Archive for September, 2007

Independence Institute: Loved and Embedded by Denver Media

Saturday, September 29th, 2007

In my column on Saturday, I argued that the Independence Institute, the self-described “free-market think tank,”  projects a disproportionately loud voice in the Colorado media.

The Golden-based organization plays a unique role in state politics compared to other local policy shops. It dedicates a large share of its resources to issue advocacy, communications and media. 

And as its impressive media presence demonstrates, II is quite effective at getting its message out.  By way of regular features in the press, television and appearances in news articles, II enjoys a status of being a newsmaker and conservative source for reporters.

The question for journalists, editors and television producers, however, is how to handle such a behemoth with an aggressive media strategy and ideological bent?

Here’s some more information about the Institute’s media profile.

INDEPENDENCE INSTITUTE STAFF EMBEDDED IN COLORADO MEDIANo organization on the left or right of the political spectrum has so many of its staffers doing part time media gigs on the side:President Jon Caldara hosts his own talk show on KOA radio and KBDI Channel 12. In addition, he subs for Mike Rosen on KOA.

Jessica Peck Corry, policy analyst for II, is part of the current crop of Denver Post Colorado Voices columnists, and she’s the “Diary of a Mad Voter” blogger on the Post’s new website.

Dave Kopel, research director at the Independence Institute, is an “On the Media”
columnist at the Rocky, as well as a regular guest on KBDI’s Colorado Inside Out.

Amy Oliver, operations director for II, has her own radio show on KFKA 1310, Greeley/Ft. Collins.

Undoubtedly, some left-leaning organizations wouldn’t want a media gig. They’d rather focus limited funds on lobbying and PR work that targets a narrow segment of the population. Being a host on KOA, for example, isn’t a wise use of time for the leaders of many nonprofit groups.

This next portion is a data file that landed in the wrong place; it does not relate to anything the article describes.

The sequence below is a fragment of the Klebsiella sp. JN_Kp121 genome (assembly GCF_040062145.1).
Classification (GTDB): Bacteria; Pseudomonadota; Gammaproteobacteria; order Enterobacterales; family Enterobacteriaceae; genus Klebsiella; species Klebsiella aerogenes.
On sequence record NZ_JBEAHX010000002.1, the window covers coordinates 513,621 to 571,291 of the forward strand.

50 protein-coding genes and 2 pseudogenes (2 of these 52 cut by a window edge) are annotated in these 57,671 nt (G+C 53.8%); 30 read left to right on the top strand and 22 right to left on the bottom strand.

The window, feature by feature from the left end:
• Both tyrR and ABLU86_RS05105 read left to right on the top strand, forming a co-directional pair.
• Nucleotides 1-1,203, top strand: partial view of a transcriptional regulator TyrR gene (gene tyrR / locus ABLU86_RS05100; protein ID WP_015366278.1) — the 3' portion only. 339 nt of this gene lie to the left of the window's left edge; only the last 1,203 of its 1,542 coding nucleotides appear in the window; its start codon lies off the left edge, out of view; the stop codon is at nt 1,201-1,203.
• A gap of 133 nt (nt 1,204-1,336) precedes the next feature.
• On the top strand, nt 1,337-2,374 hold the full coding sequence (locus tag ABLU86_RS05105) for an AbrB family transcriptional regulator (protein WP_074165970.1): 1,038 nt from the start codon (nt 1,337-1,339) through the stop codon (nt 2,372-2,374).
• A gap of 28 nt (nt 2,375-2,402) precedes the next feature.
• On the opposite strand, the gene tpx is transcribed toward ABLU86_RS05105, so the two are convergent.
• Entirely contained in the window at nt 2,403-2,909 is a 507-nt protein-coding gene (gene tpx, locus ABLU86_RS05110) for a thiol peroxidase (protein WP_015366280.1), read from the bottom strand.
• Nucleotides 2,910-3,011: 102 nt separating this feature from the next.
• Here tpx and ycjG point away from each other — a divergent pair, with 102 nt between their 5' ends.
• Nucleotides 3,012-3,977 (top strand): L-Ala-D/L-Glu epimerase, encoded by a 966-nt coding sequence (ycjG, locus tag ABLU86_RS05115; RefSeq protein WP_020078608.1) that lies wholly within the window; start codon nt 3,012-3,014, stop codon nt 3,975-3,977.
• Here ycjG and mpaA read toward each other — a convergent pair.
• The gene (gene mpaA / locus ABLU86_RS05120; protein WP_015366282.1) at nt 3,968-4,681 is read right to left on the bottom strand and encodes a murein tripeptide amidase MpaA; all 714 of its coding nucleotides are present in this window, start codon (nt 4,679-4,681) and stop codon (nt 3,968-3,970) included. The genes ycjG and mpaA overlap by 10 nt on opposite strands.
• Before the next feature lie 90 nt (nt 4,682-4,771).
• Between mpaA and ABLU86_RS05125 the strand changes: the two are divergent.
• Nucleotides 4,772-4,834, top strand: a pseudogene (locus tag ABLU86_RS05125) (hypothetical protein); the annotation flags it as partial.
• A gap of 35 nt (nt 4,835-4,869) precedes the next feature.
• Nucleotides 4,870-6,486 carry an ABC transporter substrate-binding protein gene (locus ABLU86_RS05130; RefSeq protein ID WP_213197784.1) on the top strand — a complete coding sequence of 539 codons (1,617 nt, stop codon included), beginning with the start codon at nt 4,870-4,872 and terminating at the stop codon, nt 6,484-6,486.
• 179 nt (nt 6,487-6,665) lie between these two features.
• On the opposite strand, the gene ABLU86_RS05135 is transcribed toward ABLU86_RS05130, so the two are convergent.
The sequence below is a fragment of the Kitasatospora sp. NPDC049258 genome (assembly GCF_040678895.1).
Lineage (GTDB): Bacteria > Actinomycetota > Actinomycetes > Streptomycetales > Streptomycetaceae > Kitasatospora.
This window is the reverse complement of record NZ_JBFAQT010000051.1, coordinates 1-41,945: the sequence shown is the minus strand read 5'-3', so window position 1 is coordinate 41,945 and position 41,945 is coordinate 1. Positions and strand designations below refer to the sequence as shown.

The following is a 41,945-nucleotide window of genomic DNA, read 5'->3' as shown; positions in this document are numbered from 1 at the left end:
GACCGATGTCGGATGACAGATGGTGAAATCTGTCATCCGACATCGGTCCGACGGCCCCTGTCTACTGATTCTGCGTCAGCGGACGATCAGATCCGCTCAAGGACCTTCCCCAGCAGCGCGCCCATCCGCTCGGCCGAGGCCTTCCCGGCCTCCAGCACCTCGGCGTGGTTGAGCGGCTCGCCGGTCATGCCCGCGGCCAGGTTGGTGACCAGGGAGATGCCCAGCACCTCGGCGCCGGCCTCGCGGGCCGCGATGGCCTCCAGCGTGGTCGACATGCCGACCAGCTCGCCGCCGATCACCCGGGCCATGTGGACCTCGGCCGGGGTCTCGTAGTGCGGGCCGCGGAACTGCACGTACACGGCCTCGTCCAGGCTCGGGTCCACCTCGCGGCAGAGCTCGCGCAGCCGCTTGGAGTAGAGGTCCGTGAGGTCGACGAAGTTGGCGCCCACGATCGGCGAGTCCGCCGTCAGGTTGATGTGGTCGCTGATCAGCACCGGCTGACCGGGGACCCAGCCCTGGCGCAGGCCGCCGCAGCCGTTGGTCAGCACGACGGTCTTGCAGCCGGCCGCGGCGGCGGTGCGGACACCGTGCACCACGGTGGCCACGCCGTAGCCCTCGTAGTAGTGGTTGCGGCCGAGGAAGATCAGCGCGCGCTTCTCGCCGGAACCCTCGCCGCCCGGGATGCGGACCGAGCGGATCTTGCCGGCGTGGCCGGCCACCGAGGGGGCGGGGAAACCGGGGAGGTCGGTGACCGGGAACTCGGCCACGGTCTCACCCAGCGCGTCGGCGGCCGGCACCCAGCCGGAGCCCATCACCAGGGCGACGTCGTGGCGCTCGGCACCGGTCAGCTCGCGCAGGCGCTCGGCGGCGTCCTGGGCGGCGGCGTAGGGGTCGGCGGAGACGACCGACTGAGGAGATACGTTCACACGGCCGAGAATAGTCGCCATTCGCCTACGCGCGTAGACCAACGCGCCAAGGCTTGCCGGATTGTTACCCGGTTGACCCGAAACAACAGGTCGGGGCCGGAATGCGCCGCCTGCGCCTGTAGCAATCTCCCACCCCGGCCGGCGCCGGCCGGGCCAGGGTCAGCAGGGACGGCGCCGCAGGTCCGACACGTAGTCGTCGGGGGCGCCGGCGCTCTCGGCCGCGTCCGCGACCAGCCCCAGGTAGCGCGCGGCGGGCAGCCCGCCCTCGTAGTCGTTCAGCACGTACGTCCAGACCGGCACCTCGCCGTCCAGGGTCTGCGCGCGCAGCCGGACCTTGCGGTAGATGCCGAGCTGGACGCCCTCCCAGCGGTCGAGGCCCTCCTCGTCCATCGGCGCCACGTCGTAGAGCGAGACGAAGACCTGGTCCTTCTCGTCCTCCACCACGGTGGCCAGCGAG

But surely at least some left-leaning organizations would jump at the chance to have one or more of the media platforms enjoyed by the Independence Institute.

KBDI President Wick Rowland told me he’d work with a group like the Bell Policy Center on a show, and the Bell spokeswoman Heather McGregor said her organization would produce some type of show if it had grant money.

“We’d like to be invited on Colorado Inside Out more often,” McGregor told me. “Wade [Buchanan] and Rich Jones have been on 4 or 5 times. There’s no cost to us.”


Here’s a list of op-ed placements by Independence Institute staff.

Staff Name and Position                                                                    Op-eds

Pamela Benigno, Director, Education Policy Center                               0

Linda Gorman  , Director, Health Care Policy Center                            0

Dave Kopel, Research Director                                                          18       

Randal O’Toole, Director, Center for the Am. Dream                           0

Jessica Peck Corry, Policy Analyst, Property Rights Project                  6

Ben DeGrow, Policy Analyst, Education Policy Center                          0

Marya  DeGrow, Research Associate, Ed. Policy Center                      0

Penn Pfiffner, Director, Fiscal Policy Center                                          0

Amy Oliver, Operations Director                                                          1

Jon Caldara, President                                                                          0

It doesn’t look like II staff places more op-eds in the dailies than the staff from comparable organizations, if you don’t count Dave Kopel, who writes bimonthly for the Rocky. Jessica Peck Corry has the temporary “Colorado Voices” position at the Post, accounting for three of her op-eds.